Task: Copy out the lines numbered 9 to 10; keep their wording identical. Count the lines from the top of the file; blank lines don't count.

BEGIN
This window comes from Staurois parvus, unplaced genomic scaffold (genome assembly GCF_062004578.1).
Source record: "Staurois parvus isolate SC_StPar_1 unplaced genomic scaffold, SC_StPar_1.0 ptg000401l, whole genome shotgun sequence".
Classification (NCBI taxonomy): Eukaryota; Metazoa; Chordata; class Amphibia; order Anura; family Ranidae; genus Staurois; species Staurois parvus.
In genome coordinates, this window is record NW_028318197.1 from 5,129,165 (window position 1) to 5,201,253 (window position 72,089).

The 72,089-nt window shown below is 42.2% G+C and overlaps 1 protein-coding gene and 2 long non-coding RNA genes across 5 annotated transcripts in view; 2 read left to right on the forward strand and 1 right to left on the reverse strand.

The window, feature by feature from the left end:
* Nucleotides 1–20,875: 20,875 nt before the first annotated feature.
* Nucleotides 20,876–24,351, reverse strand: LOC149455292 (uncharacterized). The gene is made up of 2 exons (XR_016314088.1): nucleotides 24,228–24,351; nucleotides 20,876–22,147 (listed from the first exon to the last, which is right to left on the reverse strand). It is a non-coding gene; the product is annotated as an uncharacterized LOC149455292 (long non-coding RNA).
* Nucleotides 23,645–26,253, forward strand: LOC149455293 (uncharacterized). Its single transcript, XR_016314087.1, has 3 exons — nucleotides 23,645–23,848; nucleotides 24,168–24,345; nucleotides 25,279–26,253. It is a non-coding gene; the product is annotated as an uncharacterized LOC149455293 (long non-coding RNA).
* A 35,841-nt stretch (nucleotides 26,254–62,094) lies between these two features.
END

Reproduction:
* Nucleotides 23,645–26,253, forward strand: LOC149455293 (uncharacterized). Its single transcript, XR_016314087.1, has 3 exons — nucleotides 23,645–23,848; nucleotides 24,168–24,345; nucleotides 25,279–26,253. It is a non-coding gene; the product is annotated as an uncharacterized LOC149455293 (long non-coding RNA).
* A 35,841-nt stretch (nucleotides 26,254–62,094) lies between these two features.